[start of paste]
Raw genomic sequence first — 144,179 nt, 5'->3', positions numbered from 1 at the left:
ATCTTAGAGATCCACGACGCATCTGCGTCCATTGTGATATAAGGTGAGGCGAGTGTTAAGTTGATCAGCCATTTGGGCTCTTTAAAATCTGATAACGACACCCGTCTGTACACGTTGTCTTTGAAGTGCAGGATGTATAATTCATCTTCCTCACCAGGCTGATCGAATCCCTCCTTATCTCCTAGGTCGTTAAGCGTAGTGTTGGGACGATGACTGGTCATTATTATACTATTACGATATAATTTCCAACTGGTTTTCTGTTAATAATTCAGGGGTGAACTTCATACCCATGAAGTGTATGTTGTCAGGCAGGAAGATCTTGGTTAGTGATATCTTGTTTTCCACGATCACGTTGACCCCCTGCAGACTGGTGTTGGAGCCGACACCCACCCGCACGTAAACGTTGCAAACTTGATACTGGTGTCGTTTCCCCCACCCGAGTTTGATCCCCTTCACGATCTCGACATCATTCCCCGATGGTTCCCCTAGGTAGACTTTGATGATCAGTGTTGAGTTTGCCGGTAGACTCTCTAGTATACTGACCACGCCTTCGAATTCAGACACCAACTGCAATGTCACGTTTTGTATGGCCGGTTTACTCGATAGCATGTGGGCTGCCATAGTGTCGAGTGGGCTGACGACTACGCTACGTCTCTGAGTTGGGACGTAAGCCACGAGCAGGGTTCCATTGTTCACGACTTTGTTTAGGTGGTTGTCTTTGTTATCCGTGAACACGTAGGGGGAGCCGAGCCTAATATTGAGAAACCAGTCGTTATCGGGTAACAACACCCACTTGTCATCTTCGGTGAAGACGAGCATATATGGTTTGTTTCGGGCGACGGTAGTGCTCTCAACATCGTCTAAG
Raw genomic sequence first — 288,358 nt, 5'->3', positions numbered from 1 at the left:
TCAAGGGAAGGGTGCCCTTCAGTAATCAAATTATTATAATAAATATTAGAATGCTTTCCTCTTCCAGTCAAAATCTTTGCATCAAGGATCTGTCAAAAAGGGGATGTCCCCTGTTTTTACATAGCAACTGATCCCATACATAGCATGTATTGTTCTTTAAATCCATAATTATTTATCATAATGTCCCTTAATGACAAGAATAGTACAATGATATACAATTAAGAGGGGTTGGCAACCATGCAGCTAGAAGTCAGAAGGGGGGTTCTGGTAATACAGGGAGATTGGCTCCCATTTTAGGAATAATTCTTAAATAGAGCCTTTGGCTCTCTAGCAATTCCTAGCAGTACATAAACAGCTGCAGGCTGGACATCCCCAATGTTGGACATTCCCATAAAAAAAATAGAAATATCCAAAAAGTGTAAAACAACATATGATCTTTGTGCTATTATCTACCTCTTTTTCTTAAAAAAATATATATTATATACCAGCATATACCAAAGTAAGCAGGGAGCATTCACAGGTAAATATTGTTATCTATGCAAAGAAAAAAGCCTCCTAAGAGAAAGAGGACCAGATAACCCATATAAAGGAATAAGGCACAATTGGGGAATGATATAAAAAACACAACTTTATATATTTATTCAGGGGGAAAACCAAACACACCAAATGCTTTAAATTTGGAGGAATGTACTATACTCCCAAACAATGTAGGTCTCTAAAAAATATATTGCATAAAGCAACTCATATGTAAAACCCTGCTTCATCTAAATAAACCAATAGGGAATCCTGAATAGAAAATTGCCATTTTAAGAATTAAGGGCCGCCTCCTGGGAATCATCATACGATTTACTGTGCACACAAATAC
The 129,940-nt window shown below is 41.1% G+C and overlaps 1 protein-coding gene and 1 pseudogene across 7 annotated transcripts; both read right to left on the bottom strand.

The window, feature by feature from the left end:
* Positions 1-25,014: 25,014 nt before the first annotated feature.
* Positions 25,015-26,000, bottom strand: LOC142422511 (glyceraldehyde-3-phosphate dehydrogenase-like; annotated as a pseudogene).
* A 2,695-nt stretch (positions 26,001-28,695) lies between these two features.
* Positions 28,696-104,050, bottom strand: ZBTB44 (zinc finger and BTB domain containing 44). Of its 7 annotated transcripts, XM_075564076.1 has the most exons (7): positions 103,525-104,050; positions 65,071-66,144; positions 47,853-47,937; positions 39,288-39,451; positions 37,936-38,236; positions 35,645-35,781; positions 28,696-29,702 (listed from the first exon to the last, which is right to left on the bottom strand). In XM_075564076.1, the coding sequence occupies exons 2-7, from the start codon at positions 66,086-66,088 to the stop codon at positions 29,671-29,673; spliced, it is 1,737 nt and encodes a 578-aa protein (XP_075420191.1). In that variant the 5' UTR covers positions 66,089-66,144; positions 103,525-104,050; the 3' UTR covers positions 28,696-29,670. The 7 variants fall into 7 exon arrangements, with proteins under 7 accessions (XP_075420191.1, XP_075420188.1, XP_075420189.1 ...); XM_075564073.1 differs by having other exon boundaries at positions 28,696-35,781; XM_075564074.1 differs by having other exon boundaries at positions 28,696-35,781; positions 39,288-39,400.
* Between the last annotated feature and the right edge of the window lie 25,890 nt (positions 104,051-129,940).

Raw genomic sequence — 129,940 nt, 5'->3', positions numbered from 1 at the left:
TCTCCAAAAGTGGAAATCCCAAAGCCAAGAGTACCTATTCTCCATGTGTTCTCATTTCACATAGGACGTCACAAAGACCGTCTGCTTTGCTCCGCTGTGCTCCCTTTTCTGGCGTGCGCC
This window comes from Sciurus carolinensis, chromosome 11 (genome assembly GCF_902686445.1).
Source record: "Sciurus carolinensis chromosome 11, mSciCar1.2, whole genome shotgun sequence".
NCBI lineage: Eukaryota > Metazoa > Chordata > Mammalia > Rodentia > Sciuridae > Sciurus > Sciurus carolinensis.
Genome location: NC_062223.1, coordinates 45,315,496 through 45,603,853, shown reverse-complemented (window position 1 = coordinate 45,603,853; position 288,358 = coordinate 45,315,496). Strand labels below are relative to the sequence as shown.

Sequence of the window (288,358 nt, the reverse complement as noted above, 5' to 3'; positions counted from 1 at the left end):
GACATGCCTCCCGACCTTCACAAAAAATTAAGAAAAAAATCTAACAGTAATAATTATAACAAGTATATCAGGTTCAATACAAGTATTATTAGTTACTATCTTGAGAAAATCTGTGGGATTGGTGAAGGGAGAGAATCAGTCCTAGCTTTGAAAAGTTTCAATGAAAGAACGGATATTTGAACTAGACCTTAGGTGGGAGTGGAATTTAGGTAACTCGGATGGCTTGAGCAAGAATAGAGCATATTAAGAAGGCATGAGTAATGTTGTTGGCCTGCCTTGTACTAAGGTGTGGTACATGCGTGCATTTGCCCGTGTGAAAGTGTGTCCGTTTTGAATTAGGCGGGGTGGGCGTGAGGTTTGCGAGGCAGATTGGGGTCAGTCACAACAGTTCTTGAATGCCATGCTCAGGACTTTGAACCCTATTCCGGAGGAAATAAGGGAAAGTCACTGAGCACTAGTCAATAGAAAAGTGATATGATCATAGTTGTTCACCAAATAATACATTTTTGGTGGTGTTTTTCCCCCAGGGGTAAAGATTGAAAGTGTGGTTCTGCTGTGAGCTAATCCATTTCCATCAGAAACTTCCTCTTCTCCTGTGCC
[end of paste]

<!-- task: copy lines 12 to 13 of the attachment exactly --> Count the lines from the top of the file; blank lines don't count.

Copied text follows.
Raw genomic sequence — 129,940 nt, 5'->3', positions numbered from 1 at the left:
TCTCCAAAAGTGGAAATCCCAAAGCCAAGAGTACCTATTCTCCATGTGTTCTCATTTCACATAGGACGTCACAAAGACCGTCTGCTTTGCTCCGCTGTGCTCCCTTTTCTGGCGTGCGCC